COMAL COUNTY, Texas — A candidate in Comal County, who was impacted by a glitch at the polls on Election Day, is learning more about what happened with his ballot and more than 200 others.
He believes a “do-over” with a special election is unlikely at this point.
Matthew Sargent wasn’t able to vote in his own school board race on election day.
At the polls, his race didn’t come up on the screen.
As the current trustee for New Braunfels ISD district 4, he lost reelection by 251 votes.
This week, Sargent met with Comal County elections officials who explained what happened.
“I felt more frustrated than when I got there,” said Sargent.
He said there is not much anyone can do locally, except be better prepared for the next election.
The meeting included a demonstration of the machines Comal County uses in elections.
Poll pads used to check in voters lost service on November 3.
Once rebooted, the equipment wasn’t printing out barcodes poll workers use to pull up ballot styles.
The workers were having to manually select which ballot style voters would use.
KENS 5 is scheduled to see for ourselves with a similar demonstration next week.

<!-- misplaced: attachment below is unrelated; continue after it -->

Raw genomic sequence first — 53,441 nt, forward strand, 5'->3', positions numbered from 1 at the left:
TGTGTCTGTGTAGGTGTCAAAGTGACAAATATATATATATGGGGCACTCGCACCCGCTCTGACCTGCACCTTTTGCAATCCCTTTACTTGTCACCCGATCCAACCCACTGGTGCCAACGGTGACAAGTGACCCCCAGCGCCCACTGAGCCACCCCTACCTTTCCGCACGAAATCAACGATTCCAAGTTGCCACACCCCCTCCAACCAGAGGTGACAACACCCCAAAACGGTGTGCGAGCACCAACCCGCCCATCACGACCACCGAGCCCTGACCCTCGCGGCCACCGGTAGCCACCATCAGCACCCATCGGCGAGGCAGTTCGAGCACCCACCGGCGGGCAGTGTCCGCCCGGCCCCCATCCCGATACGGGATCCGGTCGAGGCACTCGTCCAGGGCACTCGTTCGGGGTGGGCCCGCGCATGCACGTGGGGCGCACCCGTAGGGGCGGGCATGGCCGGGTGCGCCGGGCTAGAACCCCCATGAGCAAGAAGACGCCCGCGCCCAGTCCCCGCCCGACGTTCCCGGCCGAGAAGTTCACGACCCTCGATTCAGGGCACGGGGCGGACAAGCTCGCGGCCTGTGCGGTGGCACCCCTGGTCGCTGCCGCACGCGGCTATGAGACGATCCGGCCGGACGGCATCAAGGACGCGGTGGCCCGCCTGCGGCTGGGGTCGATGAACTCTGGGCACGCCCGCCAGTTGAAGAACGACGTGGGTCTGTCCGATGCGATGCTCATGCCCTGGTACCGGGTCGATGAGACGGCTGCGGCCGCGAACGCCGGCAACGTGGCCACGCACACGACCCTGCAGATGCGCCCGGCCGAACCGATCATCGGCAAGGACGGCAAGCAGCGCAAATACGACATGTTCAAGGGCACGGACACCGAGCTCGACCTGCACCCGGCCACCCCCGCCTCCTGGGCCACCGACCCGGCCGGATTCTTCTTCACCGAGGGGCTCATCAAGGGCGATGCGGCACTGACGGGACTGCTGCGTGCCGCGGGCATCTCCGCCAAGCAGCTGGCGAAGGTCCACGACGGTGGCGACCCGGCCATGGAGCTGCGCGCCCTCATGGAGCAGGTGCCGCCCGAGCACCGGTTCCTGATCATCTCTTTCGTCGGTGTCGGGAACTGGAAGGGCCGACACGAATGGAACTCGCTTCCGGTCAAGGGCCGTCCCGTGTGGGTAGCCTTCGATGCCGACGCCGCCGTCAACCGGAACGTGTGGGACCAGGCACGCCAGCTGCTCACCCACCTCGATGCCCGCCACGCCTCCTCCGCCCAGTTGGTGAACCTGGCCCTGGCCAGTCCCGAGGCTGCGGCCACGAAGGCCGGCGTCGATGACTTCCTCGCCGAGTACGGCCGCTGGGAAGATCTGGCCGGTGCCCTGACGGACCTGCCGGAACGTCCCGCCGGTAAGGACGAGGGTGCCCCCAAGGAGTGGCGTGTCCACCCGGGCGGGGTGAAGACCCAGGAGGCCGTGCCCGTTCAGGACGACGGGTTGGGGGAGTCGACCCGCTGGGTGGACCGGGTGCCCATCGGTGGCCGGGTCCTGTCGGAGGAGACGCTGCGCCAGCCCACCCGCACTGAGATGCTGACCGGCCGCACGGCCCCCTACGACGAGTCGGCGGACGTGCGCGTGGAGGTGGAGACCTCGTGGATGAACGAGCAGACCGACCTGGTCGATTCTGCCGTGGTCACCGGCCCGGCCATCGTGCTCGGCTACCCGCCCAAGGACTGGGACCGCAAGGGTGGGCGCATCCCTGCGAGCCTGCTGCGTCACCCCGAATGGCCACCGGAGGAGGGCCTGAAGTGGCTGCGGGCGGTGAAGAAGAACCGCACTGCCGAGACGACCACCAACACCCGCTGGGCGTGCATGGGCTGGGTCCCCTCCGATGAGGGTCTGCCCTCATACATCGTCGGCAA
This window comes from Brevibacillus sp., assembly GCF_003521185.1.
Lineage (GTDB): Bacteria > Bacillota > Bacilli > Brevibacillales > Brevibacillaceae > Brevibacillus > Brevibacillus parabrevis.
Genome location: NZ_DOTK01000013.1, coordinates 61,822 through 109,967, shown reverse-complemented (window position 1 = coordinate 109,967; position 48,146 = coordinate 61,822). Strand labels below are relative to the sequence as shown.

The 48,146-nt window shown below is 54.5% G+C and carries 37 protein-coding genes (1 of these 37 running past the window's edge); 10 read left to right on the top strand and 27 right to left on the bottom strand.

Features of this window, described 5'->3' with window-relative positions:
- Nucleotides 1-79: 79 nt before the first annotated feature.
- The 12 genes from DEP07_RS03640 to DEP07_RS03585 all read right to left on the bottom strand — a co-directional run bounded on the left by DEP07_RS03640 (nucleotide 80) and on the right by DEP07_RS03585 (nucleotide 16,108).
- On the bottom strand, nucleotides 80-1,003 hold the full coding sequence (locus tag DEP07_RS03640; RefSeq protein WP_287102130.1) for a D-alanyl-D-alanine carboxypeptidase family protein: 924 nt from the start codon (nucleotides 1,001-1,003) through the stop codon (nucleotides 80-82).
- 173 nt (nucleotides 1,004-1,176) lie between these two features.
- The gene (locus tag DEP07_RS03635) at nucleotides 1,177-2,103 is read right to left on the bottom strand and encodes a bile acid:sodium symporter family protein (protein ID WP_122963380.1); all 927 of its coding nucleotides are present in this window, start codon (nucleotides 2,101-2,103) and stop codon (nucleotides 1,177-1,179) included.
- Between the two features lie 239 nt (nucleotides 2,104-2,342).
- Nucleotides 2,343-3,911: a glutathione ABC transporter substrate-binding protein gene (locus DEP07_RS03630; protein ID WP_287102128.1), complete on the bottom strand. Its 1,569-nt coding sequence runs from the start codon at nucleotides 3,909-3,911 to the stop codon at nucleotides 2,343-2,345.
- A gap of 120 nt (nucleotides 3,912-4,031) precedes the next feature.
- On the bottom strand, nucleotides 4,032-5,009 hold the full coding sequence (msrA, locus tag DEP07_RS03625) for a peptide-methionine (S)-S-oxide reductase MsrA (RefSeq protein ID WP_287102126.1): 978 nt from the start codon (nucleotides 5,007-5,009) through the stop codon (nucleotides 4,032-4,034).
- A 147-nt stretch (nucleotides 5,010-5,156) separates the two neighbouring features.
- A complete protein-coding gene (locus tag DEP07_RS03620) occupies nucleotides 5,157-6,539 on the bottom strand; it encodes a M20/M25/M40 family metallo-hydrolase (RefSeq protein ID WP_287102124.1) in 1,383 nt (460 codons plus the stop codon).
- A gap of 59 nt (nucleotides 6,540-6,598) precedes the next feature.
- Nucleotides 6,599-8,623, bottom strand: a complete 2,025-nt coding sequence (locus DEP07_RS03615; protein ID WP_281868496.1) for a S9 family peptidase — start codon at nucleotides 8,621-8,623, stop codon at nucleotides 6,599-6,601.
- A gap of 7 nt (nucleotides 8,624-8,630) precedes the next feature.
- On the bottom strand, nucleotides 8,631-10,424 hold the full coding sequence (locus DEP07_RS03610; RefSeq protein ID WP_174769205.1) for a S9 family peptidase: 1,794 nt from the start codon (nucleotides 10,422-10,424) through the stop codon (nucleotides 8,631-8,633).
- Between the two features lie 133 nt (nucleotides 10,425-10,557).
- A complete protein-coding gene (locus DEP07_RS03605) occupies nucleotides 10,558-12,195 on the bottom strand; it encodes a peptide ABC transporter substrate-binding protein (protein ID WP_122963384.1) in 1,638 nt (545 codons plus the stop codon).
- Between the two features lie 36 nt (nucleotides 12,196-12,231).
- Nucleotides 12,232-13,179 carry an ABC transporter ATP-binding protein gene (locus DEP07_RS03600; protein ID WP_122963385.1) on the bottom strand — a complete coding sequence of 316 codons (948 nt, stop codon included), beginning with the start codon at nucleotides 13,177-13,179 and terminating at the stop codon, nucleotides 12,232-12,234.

“This software issue isn’t something we could have predicted and trained our staff for,” a Comal County spokesperson said in a press release.
Sargent sent a complaint to the Secretary of State’s office, but says it won’t change the outcome of the election.
“The only way I can get a new election… is I have to sue - Mr. Tucker, the winner of the election,” said Sargent. “To me, it's not fair for a candidate to bear the burden of a mistake by the county.”
He wants the state to look at the facts and then act, but he doesn’t know if that will happen.
“We're supposed to trust this voting system,” Sargent said. “When you come down and find out, 'Oh, the voting system is not fair and equitable… and there's nothing anybody can do except legal action' - it’s just mind blowing to me that the county or the state can't step in and say, ‘Hey, guys, this is not right. We need to fix it.’”
He said if the state believes an action violated a law, then the Attorney General could investigate.
At this point, Sargent does not plan to sue his opponent over the election results.
Comal County Elections Coordinator Cynthia Jaqua released a spreadsheet this week showing how many voters could have had the wrong ballot style.
It appeared to show 270 voters could have been impacted by the technical issues.
Thursday, a county spokesperson confirmed the data is incomplete since staff is still looking through election information.
Once the data is updated, we will publish a copy of the new spreadsheet.
"Races were never left off the ballot. The problem was some voters didn’t receive the correct ballot style for their precinct," Jaqua said in an email.
The former description of what happened was first used in the headline of a Comal County press release when the issue was announced on November 4.